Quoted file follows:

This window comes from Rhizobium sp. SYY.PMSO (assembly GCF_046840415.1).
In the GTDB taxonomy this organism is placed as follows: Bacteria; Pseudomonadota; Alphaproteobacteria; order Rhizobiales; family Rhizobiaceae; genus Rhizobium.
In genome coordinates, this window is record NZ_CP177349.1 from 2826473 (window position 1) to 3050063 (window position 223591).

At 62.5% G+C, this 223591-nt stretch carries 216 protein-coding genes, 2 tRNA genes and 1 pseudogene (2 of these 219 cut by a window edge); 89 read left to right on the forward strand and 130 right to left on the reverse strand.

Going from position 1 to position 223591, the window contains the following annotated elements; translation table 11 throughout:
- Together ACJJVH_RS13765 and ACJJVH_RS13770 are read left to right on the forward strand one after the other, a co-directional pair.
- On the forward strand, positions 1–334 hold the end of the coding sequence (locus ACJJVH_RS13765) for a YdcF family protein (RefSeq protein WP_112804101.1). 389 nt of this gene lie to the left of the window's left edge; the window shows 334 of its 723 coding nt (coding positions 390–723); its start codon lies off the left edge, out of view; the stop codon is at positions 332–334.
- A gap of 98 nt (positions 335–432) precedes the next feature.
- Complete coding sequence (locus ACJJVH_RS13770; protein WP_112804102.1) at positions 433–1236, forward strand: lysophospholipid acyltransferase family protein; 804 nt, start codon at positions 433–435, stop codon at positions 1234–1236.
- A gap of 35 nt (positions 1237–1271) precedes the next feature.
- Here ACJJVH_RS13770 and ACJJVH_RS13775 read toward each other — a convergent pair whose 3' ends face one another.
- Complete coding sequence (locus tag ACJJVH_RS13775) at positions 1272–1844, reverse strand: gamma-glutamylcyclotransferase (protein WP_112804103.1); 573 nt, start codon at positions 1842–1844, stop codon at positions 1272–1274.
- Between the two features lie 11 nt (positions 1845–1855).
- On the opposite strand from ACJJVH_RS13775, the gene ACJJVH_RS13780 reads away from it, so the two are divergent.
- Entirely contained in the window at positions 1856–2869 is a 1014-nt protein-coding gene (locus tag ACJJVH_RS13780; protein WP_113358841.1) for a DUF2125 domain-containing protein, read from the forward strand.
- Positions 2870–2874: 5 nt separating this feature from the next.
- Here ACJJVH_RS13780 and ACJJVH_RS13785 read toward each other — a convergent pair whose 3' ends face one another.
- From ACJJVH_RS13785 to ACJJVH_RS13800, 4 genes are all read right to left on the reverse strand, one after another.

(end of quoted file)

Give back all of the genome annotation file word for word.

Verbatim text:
This window comes from Rhizobium sp. SYY.PMSO (assembly GCF_046840415.1).
In the GTDB taxonomy this organism is placed as follows: Bacteria; Pseudomonadota; Alphaproteobacteria; order Rhizobiales; family Rhizobiaceae; genus Rhizobium.
In genome coordinates, this window is record NZ_CP177349.1 from 2826473 (window position 1) to 3050063 (window position 223591).

At 62.5% G+C, this 223591-nt stretch carries 216 protein-coding genes, 2 tRNA genes and 1 pseudogene (2 of these 219 cut by a window edge); 89 read left to right on the forward strand and 130 right to left on the reverse strand.

Going from position 1 to position 223591, the window contains the following annotated elements; translation table 11 throughout:
- Together ACJJVH_RS13765 and ACJJVH_RS13770 are read left to right on the forward strand one after the other, a co-directional pair.
- On the forward strand, positions 1–334 hold the end of the coding sequence (locus ACJJVH_RS13765) for a YdcF family protein (RefSeq protein WP_112804101.1). 389 nt of this gene lie to the left of the window's left edge; the window shows 334 of its 723 coding nt (coding positions 390–723); its start codon lies off the left edge, out of view; the stop codon is at positions 332–334.
- A gap of 98 nt (positions 335–432) precedes the next feature.
- Complete coding sequence (locus ACJJVH_RS13770; protein WP_112804102.1) at positions 433–1236, forward strand: lysophospholipid acyltransferase family protein; 804 nt, start codon at positions 433–435, stop codon at positions 1234–1236.
- A gap of 35 nt (positions 1237–1271) precedes the next feature.
- Here ACJJVH_RS13770 and ACJJVH_RS13775 read toward each other — a convergent pair whose 3' ends face one another.
- Complete coding sequence (locus tag ACJJVH_RS13775) at positions 1272–1844, reverse strand: gamma-glutamylcyclotransferase (protein WP_112804103.1); 573 nt, start codon at positions 1842–1844, stop codon at positions 1272–1274.
- Between the two features lie 11 nt (positions 1845–1855).
- On the opposite strand from ACJJVH_RS13775, the gene ACJJVH_RS13780 reads away from it, so the two are divergent.
- Entirely contained in the window at positions 1856–2869 is a 1014-nt protein-coding gene (locus tag ACJJVH_RS13780; protein WP_113358841.1) for a DUF2125 domain-containing protein, read from the forward strand.
- Positions 2870–2874: 5 nt separating this feature from the next.
- Here ACJJVH_RS13780 and ACJJVH_RS13785 read toward each other — a convergent pair whose 3' ends face one another.
- From ACJJVH_RS13785 to ACJJVH_RS13800, 4 genes are all read right to left on the reverse strand, one after another.